CSUF campus making headway with the recycling efforts

In Features
Jessica Pineda / Daily Titan
Jessica Pineda / Daily Titan

Over the past decade, recycling at Cal State Fullerton has evolved from throwing away cans and bottles to recycling dirt, cardboard and many other items students may not think could be.

The process of recycling varies from one waste disposal company to another, but the most common process on campus is the single stream system.

“All of the trash goes into one trash can and it gets sorted later at a place called a material recovery facility,” Leaa Short, the CSUF sustainable waste management services coordinator, said.

In 2012, CSUF disposed of 10,939 tons of trash, which is down from 11,641 tons the previous year.

Out of that garbage, about 53 percent of it is recycled.

However, some students are unaware of how the school gathers and gets rid of trash left around campus.

“I’ve never seen the recycling bins around, I’m pretty sure they just throw (the trash) away,” Diana Rojas, a freshman majoring in health science, said. “Maybe after they gather all the trash, they go through it.”

The state has placed regulations on how much and in what manner the trash is disposed of at CSUF.

“There are a lot of regulations, just on waste in general has a lot of regulations. But because CSUF is a state agency we also have additional regulations on top of that, that we have to follow as a state agency,” Short said.

The state places quotas on how much CSUF recycles compared to how much trash goes to the landfill. The regulation states that CSUF must recycle at least 50 percent of its waste.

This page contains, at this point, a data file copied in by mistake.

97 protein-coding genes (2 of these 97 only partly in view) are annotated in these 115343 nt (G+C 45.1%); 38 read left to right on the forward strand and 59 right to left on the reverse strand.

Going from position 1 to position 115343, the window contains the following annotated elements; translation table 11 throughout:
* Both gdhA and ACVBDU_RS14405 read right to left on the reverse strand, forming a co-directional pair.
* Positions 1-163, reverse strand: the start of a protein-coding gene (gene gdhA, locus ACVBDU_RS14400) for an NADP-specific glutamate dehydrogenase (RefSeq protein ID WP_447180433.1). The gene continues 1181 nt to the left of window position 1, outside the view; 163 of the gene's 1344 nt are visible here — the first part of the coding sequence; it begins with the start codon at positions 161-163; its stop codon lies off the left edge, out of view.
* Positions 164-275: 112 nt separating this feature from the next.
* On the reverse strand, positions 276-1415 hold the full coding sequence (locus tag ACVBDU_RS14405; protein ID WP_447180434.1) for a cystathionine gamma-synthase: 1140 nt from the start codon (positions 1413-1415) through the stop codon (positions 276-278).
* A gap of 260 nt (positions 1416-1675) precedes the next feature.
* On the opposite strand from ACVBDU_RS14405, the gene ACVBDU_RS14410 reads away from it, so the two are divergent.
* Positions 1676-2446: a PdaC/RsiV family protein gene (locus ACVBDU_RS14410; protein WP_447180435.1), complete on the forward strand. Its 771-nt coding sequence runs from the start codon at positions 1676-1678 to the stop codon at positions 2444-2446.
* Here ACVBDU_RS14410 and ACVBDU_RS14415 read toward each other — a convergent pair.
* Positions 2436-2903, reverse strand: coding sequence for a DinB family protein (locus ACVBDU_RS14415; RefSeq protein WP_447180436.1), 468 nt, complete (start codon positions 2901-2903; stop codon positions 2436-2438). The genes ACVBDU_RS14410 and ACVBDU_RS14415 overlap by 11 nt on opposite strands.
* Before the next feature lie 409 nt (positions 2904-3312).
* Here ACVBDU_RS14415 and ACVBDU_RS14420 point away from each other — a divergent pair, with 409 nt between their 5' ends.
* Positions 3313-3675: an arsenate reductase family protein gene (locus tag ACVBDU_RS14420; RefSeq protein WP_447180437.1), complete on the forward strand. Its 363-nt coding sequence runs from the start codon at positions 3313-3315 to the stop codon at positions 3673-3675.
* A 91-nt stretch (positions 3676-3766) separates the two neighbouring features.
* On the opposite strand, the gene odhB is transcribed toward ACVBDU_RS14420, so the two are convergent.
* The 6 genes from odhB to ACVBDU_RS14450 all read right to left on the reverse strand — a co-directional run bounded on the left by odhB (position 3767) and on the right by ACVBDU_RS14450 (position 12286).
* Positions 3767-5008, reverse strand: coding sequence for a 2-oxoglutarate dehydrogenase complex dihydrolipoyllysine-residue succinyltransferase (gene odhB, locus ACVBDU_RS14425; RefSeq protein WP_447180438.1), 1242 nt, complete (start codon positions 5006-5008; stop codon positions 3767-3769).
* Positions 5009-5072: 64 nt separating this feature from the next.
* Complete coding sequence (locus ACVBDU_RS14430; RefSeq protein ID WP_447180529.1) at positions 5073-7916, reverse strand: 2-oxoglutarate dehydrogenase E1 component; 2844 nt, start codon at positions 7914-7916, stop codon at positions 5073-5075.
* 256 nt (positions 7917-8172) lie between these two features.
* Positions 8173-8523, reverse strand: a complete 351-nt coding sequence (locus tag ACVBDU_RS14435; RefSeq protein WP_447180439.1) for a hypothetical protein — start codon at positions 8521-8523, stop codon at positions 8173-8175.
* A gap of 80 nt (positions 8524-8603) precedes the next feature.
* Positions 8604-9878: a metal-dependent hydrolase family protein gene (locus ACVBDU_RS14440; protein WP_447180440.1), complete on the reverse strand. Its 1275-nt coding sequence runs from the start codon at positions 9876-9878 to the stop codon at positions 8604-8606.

Bills that have been passed in the state legislature regarding waste disposal are AB 75, AB 939, SB 1016, and AB 341.

Those are the major regulations that the Cal State Fullerton campus and other state agencies must follow.

“Those are the really big deal ones that mandate that we have to recycle 50 percent of all of the waste that we generate. The laws have changed a little bit recently so that the way that things are reported now isn’t so much 50 percent of all the waste that is generated, but it’s on a per capita basis,” Short said.

The bill AB 75 was created to help with the recycling effort in any state-run agency, according to the government website CalRecycle.

It was created in 1999 and mandates that at least 25 percent of the used waste has to be recycled, which is different from the regulations that are in place now.

CSUF began its recycling program after the bill passed in 1999.

If students are interested in participating in the recycling effort on campus they can help by working with the campus’ sustainable waste management services.

Although some students aren’t aware of the major efforts that CSUF takes to recycle its materials on campus, many recycle at home and do it for personal reasons.

“I recycle in bins, take it and get profit out of it,” Mayra Gverrero, a freshman majoring in computer engineering, said.

Rojas said she likes to recycle because of the positive effects it has on the environment around her.

Many people may think that recycling is exclusive to aluminum cans, plastic bottles and glass, but CSUF recycles more concrete and agricultural compost than any other single recycled material.

The recycling program on campus is a group effort and will be changing in the next couple of years.

As more students begin classes on campus each year, the recycling program will adjust and grow.

For more information visit Fullerton.edu/Information/Recycle.

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